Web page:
Anglo-Saxons of Britain first developed the name Harbor. It was a name given to someone who was a person who ran a lodging house. This surname is a metonymic form of the surname Harberer, and is derived from the Old English word herebeorg, which means shelter or lodging.
Early Origins of the Harbor family
Suffolk in the south east where they had been settled from very ancient times.
Early History of the Harbor family
Another 189 words (14 lines of text) covering the years 1596, 1679, 1635, 1692, 1689 and 1690 are included under the topic Early Harbor History in all our PDF Extended History products and printed products wherever possible.
Harbor Spelling Variations
Spelling variations in names were a common occurrence before English spelling was standardized a few hundred years ago. In the Middle Ages, even the literate spelled their names differently as the English language incorporated elements of French, Latin, and other European languages. Many variations of the name Harbor have been found, including Arbour, Arbor, Harbord, Harbard, Hardboard, Harboard, Harber, Harbot and many more.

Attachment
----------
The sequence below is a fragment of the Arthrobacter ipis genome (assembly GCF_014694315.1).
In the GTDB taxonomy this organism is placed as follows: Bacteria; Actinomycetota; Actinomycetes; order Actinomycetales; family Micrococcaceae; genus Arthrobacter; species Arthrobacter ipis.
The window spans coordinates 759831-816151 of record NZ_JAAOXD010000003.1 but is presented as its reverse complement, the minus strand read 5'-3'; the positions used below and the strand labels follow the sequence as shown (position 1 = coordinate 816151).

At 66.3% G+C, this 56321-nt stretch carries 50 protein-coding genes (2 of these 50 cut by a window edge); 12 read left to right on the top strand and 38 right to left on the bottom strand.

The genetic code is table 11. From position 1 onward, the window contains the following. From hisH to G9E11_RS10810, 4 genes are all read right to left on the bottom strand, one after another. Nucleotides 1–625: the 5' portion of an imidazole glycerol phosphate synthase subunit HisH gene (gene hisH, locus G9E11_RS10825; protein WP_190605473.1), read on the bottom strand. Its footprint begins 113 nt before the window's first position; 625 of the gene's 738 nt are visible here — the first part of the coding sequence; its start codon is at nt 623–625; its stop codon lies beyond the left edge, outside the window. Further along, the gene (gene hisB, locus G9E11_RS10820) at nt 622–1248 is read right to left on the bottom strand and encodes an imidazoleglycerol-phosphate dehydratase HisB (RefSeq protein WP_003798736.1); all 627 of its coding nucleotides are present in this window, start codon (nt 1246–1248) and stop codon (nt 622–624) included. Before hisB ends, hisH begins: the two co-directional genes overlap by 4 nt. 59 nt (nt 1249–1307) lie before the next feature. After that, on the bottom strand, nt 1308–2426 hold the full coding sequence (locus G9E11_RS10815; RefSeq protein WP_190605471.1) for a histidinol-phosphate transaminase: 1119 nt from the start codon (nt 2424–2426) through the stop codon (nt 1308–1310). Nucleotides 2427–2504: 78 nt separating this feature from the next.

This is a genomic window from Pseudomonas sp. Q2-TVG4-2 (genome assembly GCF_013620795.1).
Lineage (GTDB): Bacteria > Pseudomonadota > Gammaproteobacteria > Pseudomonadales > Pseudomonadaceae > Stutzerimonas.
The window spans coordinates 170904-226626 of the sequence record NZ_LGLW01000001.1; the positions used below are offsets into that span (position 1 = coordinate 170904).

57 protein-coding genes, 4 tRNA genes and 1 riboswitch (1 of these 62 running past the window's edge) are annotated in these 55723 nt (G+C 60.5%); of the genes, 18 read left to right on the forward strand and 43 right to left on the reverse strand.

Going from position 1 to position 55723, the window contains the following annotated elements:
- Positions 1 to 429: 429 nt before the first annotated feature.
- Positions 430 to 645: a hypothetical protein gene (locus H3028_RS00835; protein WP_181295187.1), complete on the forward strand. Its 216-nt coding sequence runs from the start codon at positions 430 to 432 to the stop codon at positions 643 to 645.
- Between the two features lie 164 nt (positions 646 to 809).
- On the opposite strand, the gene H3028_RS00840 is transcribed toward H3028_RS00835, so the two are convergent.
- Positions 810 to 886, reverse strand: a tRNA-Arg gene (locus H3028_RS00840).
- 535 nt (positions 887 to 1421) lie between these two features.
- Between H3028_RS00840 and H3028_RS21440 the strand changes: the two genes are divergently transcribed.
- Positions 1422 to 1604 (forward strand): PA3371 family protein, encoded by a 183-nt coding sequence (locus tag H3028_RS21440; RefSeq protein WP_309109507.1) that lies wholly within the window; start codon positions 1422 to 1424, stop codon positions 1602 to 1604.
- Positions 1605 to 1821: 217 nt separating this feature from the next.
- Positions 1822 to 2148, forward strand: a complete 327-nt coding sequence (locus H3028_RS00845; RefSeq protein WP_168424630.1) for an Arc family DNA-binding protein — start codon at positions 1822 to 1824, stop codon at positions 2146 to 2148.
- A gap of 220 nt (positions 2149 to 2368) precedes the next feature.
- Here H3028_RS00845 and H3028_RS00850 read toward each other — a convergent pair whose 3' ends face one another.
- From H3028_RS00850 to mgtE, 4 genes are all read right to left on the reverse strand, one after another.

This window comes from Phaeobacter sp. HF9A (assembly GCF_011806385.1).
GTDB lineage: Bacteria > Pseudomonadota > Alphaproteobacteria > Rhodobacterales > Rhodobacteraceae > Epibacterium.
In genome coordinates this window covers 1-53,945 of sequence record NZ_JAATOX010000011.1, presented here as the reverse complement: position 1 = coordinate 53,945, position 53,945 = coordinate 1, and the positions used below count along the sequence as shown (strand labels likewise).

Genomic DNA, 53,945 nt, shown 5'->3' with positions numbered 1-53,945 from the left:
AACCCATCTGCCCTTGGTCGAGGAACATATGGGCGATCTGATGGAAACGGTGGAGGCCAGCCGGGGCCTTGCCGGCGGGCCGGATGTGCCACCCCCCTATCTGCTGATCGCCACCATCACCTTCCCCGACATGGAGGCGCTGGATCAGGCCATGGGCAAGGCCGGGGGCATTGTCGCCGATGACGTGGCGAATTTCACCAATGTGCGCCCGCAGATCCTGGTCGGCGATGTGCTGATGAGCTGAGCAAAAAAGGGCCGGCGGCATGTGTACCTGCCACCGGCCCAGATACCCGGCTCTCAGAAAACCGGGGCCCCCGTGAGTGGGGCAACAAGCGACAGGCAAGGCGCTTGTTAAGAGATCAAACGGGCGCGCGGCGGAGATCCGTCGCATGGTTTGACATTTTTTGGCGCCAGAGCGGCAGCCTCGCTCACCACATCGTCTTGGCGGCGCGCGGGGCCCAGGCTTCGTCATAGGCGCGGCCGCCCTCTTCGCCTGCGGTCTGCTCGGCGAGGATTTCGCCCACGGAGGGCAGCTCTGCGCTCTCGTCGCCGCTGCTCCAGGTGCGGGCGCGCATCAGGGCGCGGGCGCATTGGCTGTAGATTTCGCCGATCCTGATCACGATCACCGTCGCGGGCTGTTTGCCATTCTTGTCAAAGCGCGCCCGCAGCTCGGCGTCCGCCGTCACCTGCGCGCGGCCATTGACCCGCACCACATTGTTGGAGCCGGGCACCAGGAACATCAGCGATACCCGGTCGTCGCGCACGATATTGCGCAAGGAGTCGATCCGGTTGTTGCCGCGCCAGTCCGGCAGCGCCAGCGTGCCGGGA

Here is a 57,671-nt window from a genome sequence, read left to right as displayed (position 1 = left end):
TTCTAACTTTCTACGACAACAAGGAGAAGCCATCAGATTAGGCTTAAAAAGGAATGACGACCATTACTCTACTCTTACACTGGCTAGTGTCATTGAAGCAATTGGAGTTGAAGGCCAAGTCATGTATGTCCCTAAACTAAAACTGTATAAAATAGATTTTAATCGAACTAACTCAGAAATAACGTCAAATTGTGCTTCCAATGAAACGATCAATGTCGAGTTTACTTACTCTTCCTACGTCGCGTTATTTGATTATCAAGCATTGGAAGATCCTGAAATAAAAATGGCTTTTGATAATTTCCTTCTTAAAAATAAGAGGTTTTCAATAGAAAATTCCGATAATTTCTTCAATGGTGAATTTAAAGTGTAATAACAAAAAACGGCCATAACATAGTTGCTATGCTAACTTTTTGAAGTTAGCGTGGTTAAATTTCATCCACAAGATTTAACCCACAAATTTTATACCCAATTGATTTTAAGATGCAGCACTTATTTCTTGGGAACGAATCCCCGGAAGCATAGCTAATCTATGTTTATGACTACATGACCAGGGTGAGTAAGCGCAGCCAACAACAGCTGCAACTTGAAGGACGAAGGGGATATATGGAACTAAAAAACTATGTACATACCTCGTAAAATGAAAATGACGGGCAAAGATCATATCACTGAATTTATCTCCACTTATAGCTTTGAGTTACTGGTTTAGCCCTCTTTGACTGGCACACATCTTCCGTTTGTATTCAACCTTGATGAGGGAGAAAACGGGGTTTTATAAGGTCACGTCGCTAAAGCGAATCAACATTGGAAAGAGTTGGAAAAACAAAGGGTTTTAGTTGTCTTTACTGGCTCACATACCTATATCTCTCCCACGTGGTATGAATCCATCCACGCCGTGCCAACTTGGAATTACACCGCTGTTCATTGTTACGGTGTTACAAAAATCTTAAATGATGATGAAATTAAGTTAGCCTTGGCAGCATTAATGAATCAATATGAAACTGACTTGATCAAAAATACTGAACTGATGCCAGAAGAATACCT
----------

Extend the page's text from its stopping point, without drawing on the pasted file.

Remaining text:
Early Notables of the Harbor family (pre 1700)
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Migration of the Harbor family to the New World and Oceana
Families began migrating abroad in enormous numbers because of the political and religious discontent in England. Often faced with persecution and starvation in England, the possibilities of the New World attracted many English people. Although the ocean trips took many lives, those who did get to North America were instrumental in building the necessary groundwork for what would become for new powerful nations. Among the first immigrants of the name Harbor, or a variant listed above to cross the Atlantic and come to North America were: Michael Arbor who settled in New York State in 1775; and Joseph Arbour arrived in Philadelphia, Pennsylvania, in 1786. Frank Harber settled in Virginia in 1647.
Contemporary Notables of the name Harbor (post 1700)
The Harbor Motto
The motto was originally a war cry or slogan. Mottoes first began to be shown with arms in the 14th and 15th centuries, but were not in general use until the 17th century. Thus the oldest coats of arms generally do not include a motto. Mottoes seldom form part of the grant of arms: Under most heraldic authorities, a motto is an optional component of the coat of arms, and can be added to or changed at will; many families have chosen not to display a motto.
Motto Translation: With equanimity.
Harbor Family Crest Products